|Publication number||US3632477 A|
|Publication date||Jan 4, 1972|
|Filing date||Sep 24, 1969|
|Priority date||May 25, 1966|
|Also published as||DE1617346A1|
|Publication number||US 3632477 A, US 3632477A, US-A-3632477, US3632477 A, US3632477A|
|Inventors||Merfyn Richards, Jeffery Edward Munden|
|Original Assignee||Beecham Group Ltd|
|Export Citation||BiBTeX, EndNote, RefMan|
|Non-Patent Citations (1), Referenced by (3), Classifications (6)|
|External Links: USPTO, USPTO Assignment, Espacenet|
United States Patent Original application May 18, 1967, Ser. No. 639,286. Divided and this application Sept. 24, 1969, Ser. No. 870,977
 ANTIBIOTIC PRODUCTION USING A STRAIN OF ASPERGILLUS CANDIDUS 2 Claims, No Drawings  U.S.Cl
 lnt.Cl Cl2d 9/00  Field of Search 195/80, 81
 References Cited OTHER REFERENCES Journal of the Chemical Society, Nov. 1958, pp. 4,576- 4,581
Primary ExaminerJoseph M. Golian Attorney-Jacobs & Jacobs ABSTRACT: The antibiotic 3'-chloro 5:2 dihydroxy 3:7:8- trimethoxy flavone is produced by growing a strain of Aspergillus candidus ATCC 20022 or ATCC 20023 or a mutant thereof under aerobic conditions in an aqueous nutrient until the nutrient solution exhibits substantial antibiotic activity and thereafter isolating the antibiotic with a hydrocarbon solvent. The antibiotic has bactericidal and fungicidal properties.
ANTIBIOTIC PRODUCTION USING A STRAIN OF ASBERG LUQ AFB QUS a This application is a division of application Ser. No. 639,286 filed May 18, 1967 which latter application was refiled as a continuation application Ser. No. 871,598 on Nov. 19, 1969.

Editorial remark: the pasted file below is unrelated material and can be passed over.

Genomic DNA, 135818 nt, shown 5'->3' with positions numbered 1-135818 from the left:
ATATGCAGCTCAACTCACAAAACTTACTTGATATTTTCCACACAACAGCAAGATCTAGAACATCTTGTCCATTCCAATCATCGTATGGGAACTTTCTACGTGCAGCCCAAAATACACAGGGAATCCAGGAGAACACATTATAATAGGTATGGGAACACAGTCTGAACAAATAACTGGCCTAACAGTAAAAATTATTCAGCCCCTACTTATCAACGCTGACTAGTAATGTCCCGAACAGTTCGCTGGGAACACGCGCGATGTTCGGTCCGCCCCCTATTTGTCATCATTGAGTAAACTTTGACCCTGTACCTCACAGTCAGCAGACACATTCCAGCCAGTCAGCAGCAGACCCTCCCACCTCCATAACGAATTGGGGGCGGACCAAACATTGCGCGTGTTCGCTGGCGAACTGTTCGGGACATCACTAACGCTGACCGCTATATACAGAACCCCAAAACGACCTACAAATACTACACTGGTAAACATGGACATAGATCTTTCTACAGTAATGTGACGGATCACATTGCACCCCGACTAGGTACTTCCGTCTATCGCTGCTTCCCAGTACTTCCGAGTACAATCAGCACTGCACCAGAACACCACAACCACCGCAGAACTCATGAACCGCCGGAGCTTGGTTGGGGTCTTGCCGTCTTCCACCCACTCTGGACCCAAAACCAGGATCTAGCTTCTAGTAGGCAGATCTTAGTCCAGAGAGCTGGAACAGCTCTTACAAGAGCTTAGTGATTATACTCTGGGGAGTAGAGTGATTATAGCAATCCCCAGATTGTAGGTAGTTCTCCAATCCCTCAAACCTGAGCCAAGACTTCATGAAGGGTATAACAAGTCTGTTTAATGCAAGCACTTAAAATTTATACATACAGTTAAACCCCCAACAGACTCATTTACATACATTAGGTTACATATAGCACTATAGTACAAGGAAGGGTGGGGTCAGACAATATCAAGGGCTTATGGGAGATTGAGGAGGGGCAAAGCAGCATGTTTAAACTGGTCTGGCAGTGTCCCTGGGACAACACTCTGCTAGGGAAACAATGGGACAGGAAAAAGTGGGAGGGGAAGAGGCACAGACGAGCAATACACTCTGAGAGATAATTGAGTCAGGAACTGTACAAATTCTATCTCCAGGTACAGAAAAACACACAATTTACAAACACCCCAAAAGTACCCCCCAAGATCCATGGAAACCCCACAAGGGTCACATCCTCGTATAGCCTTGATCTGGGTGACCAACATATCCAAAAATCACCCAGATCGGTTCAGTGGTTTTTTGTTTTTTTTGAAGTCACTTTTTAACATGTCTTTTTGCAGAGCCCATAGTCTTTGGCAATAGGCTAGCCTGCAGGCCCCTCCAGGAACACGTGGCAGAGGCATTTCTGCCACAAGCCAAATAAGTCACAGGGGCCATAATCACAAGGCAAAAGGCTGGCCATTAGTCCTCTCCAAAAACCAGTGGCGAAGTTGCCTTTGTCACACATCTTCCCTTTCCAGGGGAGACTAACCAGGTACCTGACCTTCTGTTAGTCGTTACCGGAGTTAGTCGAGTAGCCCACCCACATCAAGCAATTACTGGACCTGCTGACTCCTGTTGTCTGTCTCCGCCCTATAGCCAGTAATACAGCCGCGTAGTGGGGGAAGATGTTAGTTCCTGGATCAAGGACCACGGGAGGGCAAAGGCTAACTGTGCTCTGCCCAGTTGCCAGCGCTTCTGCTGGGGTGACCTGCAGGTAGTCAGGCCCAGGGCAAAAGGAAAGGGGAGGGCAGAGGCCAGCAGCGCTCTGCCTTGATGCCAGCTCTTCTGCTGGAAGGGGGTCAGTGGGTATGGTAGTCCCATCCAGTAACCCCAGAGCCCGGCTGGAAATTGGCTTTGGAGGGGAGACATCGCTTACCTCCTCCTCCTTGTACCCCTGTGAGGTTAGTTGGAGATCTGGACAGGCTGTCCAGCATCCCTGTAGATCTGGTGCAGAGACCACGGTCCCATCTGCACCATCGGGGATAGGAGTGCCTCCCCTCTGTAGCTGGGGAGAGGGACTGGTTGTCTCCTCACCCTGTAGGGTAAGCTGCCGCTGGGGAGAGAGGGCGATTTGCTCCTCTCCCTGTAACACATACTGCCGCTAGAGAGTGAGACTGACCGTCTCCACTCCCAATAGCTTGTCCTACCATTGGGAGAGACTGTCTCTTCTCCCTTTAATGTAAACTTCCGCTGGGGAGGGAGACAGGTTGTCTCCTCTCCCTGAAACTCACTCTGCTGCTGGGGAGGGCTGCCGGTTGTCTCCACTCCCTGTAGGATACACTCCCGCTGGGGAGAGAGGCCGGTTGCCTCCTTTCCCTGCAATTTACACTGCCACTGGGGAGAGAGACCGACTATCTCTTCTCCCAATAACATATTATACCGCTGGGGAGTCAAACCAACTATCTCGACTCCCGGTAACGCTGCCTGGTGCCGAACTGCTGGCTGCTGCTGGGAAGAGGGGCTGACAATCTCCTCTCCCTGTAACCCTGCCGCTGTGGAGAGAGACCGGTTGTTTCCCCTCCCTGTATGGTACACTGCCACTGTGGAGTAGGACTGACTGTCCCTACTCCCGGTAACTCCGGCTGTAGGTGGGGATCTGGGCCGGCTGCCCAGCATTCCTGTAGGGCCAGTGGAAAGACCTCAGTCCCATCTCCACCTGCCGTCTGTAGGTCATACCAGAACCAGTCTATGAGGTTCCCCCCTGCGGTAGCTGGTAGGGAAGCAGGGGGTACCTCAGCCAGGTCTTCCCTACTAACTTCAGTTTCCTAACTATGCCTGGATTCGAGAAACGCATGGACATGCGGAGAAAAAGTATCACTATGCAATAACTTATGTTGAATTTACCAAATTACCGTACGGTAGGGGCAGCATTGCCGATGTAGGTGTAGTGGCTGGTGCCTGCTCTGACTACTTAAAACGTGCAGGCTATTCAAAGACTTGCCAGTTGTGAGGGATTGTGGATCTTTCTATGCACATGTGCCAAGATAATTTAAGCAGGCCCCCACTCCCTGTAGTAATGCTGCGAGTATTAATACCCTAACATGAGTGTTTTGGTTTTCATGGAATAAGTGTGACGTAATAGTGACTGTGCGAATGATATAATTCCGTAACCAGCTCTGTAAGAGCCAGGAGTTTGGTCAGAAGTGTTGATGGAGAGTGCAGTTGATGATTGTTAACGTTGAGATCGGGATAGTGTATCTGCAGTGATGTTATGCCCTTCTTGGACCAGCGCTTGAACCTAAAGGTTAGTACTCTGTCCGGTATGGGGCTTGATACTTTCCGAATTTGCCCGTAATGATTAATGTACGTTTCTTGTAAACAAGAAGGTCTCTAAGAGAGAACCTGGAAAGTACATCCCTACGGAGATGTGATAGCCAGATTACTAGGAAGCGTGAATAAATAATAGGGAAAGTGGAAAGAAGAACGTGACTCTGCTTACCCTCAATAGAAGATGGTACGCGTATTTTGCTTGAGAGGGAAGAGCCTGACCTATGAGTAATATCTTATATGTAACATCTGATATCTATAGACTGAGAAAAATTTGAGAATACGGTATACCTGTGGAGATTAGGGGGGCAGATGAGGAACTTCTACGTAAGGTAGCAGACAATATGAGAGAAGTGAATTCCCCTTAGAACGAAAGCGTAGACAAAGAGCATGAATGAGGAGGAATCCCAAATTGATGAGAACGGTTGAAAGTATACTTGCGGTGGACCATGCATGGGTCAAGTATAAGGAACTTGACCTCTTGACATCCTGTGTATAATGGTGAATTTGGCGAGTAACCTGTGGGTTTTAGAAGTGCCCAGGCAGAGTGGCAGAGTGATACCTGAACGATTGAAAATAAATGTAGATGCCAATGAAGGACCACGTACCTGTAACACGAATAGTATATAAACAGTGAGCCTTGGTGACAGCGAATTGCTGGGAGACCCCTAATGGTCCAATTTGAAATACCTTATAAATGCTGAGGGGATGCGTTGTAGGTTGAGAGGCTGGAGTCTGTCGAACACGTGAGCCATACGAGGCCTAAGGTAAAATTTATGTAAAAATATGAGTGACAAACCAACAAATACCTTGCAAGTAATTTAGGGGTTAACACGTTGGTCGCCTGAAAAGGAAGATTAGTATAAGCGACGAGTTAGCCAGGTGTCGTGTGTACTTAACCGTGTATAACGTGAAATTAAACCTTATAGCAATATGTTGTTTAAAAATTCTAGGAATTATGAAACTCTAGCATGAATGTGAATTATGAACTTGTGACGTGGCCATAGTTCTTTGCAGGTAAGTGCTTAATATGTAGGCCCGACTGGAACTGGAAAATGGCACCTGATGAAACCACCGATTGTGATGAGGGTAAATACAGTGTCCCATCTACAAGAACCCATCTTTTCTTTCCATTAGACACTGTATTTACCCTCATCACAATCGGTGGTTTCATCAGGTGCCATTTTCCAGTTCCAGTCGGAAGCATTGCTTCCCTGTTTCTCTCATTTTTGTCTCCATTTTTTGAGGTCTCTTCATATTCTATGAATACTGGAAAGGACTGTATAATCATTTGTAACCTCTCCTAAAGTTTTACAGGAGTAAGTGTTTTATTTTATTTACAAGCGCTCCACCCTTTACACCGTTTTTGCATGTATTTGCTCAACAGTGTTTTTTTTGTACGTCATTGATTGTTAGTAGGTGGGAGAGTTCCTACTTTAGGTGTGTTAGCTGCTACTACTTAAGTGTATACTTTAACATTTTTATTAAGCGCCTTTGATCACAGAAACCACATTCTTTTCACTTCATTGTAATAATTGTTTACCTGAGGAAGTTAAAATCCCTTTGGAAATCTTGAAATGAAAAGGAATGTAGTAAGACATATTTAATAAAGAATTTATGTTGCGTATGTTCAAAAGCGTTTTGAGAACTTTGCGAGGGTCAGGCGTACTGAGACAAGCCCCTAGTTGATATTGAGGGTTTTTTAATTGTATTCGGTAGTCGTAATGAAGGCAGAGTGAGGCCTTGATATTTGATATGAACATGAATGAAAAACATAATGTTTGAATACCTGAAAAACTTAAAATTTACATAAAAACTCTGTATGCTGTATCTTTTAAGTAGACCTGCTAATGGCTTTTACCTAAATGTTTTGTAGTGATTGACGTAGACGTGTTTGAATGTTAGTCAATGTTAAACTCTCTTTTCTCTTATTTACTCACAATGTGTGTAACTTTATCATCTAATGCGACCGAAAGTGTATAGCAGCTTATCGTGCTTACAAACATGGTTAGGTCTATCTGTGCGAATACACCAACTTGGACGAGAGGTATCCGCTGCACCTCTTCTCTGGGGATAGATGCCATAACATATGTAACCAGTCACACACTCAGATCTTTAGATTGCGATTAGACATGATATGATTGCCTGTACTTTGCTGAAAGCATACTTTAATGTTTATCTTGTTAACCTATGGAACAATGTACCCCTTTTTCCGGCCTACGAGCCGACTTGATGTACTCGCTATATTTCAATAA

This invention relates to a new antibiotic and to methods for the production thereof.
The antibiotic, which is a flavone derivative, is produced on the cultivation of certain strains of Aspergillus candidus, or mutants thereof e.g., Aspergillus candidus BRL 274 and BRL 7l6 (A.T.C.C. Nos. 20022 and 20023). It is highly active against certain bacteria and fungal species, including some species of Aspergillus causing mycotic diseases in man.
According to the present invention there is provided the antibiotic 3-chloro 5:2 dihydroxy 3:7:8-trimethoxy flavone of the structural formula,
OH l l OCH:
I OCH; 0H 01 The antibiotic substance is produced by growing the Aspergillus candidus or mutant strain culture under aerobic conditions in an aqueous nutrient solution containing inorganic salts and a source of carbon and of nitrogen until the nutrient solution exhibits a substantial antibiotic activity whereupon the antibiotic is then isolated.
Fermentation Cultures of the antibiotic-producing fungi are maintained in soil stocks and on standard agar slants on a suitable agar culture medium for example Oatmeal Agar or Beef Extract Agar. For inoculum the cultures are grown up on agar slants of a suitable growth medium such as sabourauds dextrose agar or Beef Extract Agar in standard medical flat bottles for about to days at to 30 C. To inoculate a fermentation broth spores are washed off a mature culture on an agar slant with sterile water which may contain 0.02 percent Tween 80 to assist wetting and dispersion of the spores. The resulting suspension of spores is transferred aseptically to Erlenmeyer flasks or small ferrnenters. The resulting growth may serve as the final fermentation process or it may be used as a vegetative seed stage to be used as inoculum for a larger volume of fermentation medium. In the same way, two or more vegetative seed stages may be employed. The amount of vegetative seed used as inoculum for the succeeding stage is preferably in the range 5 to 10 percent.
The seed and fermentation media both contain sources of nitrogen, sources of carbon and energy and suitable amounts of inorganic salts and other substances necessary for nutrition of the fungus.